Monday, September 06, 2021

I miss Jerry

It began locally in New York in 1966.  THE JERRY LEWIS LABOR DAY TELETHON.  They raised over a million that first year, which is phenomenal.   Eventually it went national and shifted to Las Vegas.  Jerry called upon his show business friends to perform and the telethon really became a “thing.”  Frank Sinatra got Dean Martin to go on one year and reunite with Jerry.  Norm Crosby seemed to appear every hour. 

It was the great annual cheese event — primarily because Jerry became so supercilious and maudlin.  The best part was his treacly introductions, his oozing faux sincerity. Every performer was an “incredible human being and true humanitarian.”  Every artist was “gifted,” “irreplaceable,” “a genius,” “a giant,” “a legend.”  Norm Crosby, a genius? 

Sadly, the telethon eventually ended (as did Jerry some years later).  And I really miss it.  For kitsch there was nothing like it.  Jerry singing “Rock a Bye Your Baby with a Dixie Melody” towards the end of each show as if that were a big fucking deal.   And there was sidekick, Ed McMahon to chortle uproariously at everything Jerry did.  The amazing genius performers at 7 AM on Labor Day were usually dog acts from Circus Circus.   The big guns came later in the afternoon.  I don’t think Frank Sinatra was ever up before noon (unless he heard the woman’s husband coming home unexpectedly).

But the thing I miss most is THE JERRY LEWIS TELETHON was a shared national event.  And we have so few of those left.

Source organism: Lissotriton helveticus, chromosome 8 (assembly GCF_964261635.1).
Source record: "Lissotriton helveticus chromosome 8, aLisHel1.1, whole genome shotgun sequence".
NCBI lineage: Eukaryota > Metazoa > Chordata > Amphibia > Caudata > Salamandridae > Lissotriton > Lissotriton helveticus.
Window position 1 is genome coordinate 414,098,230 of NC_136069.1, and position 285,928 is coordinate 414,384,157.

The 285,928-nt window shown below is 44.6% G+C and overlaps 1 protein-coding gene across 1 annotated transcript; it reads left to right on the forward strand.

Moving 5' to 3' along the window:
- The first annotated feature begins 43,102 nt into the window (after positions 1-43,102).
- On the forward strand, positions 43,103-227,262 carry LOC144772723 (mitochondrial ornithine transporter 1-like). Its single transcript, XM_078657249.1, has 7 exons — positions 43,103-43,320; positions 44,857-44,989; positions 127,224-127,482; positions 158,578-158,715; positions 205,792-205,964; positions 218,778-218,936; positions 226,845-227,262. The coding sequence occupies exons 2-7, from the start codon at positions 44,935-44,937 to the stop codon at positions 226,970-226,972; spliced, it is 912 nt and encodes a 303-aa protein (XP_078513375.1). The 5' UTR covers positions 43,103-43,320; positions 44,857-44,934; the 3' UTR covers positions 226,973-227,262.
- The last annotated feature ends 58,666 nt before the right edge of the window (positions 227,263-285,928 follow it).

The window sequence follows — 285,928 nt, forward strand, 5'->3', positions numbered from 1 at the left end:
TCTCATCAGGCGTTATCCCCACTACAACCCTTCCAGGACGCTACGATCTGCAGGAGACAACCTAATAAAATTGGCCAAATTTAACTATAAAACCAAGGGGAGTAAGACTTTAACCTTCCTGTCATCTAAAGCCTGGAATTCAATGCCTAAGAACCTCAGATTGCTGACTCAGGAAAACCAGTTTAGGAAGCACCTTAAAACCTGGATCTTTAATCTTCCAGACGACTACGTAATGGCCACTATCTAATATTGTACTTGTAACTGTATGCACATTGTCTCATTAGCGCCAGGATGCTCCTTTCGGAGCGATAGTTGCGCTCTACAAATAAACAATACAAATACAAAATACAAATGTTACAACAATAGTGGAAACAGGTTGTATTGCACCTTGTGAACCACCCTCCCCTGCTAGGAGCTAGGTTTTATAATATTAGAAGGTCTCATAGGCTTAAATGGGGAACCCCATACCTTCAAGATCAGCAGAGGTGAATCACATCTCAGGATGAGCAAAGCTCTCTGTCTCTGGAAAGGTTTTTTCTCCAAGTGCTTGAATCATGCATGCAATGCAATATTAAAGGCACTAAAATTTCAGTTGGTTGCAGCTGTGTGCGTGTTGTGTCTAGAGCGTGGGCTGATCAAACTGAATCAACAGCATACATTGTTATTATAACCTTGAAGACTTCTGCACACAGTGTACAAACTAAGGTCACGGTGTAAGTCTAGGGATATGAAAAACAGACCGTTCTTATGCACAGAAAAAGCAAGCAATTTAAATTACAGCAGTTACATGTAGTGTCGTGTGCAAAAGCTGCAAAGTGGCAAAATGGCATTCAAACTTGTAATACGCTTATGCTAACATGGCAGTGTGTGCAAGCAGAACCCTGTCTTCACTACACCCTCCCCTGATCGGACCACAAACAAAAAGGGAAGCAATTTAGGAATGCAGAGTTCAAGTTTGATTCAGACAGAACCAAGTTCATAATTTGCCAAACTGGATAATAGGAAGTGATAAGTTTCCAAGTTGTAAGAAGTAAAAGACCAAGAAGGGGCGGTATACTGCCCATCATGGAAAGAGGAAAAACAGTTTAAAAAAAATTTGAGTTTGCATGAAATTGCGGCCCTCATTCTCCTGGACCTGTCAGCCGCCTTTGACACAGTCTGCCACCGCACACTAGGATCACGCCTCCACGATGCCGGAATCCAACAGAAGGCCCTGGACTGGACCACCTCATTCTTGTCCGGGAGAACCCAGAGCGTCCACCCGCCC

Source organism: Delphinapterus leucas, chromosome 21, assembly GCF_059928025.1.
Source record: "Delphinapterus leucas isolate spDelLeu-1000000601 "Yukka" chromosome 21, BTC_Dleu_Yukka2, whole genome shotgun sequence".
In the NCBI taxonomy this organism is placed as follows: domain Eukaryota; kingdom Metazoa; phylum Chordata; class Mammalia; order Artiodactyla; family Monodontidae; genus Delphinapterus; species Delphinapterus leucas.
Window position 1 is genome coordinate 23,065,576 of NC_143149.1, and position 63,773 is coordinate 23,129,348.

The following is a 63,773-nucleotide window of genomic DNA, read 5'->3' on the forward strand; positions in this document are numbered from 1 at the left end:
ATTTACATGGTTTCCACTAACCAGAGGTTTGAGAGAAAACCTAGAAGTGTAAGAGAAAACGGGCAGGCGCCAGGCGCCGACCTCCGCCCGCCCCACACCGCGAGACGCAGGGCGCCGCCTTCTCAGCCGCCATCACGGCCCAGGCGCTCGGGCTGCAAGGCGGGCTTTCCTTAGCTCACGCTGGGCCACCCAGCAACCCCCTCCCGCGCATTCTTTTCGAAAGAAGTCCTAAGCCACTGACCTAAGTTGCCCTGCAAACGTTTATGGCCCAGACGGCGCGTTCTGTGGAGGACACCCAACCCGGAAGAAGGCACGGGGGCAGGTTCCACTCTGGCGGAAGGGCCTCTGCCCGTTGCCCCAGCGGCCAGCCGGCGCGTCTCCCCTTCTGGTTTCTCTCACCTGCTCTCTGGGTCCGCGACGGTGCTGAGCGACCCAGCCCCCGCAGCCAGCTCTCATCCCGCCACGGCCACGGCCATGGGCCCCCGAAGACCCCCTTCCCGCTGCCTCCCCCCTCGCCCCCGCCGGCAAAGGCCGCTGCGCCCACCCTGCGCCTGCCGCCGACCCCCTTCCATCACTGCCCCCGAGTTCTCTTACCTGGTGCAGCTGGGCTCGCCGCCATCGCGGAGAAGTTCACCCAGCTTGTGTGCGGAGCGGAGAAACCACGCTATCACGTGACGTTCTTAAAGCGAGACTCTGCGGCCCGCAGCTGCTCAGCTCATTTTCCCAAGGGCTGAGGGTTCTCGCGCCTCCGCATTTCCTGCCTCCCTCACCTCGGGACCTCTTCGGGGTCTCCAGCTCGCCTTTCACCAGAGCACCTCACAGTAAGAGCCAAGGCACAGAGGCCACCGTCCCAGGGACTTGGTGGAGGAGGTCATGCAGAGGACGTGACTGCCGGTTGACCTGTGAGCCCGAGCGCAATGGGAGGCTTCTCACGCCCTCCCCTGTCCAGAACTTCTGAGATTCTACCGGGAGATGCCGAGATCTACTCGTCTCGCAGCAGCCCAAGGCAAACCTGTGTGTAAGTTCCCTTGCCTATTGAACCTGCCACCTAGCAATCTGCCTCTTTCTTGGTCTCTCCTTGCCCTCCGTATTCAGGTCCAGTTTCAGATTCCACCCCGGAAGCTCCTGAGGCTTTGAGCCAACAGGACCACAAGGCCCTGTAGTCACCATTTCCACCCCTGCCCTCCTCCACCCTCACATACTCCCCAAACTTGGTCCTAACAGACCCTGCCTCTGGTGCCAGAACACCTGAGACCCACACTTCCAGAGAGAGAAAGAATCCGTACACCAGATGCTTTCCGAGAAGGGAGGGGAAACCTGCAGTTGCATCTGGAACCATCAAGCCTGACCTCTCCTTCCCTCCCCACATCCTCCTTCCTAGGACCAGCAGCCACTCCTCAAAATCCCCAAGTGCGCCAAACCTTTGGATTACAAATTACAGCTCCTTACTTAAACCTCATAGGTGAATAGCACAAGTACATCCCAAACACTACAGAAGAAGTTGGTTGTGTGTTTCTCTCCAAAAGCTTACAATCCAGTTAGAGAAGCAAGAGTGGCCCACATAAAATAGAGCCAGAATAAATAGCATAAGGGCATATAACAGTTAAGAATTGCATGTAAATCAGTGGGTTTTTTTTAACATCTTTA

Labor Day is always bittersweet.  It marks the end of summer but the return of pumpkin-spiced Starbucks latte. 

Happy Labor Day.  Jerry, wherever you are, don’t go changin’.  Lunch sometime? Awesome.  I’ll have my people call your people, unless you don’t have people, in which I’d be happy to loan you some of mine.

Happy Labor Day, everybody.

29 comments :

Daniel said...

I'm a Gen-Xer, so for me the Jerry Lewis telethon was a source of anxiety since it meant that the next day, summer vacation was over and school was to begin. For that reason, I hated it.

Jeff Boice said...
This comment has been removed by the author.
Steve said...

Where else could you tune in and see Tony Orlando croaking out Neil Diamond's America and Ed McMahon telling him after, "That was a closer! That was a closing number!" Great. I can't think of Jerry without recalling this amazing article.
https://observer.com/2001/06/the-professors-still-nutty/

Sue T. said...

My favorite ad lib from the telethon was some guy explaining that Jerry would return very shortly but was currently backstage putting on a new coat of hair oil.

tavm said...

I'm now thinking of that YouTube clip of other sidekick Casey Kasem using his Shaggy voice to tell his audience (presumable the kiddies at home) to send in even more money to fight Muscular Dystrophy!

Jeff Boice said...

Plus on Monday afternoon Jerry would start rambling. One year I was watching with a friend and Lewis went into a long soliloquy that included "God, Yahweh, or whoever the hell it is who's up there". My friend laughed, shook her head and said "That man has problems".

Tom Quigley said...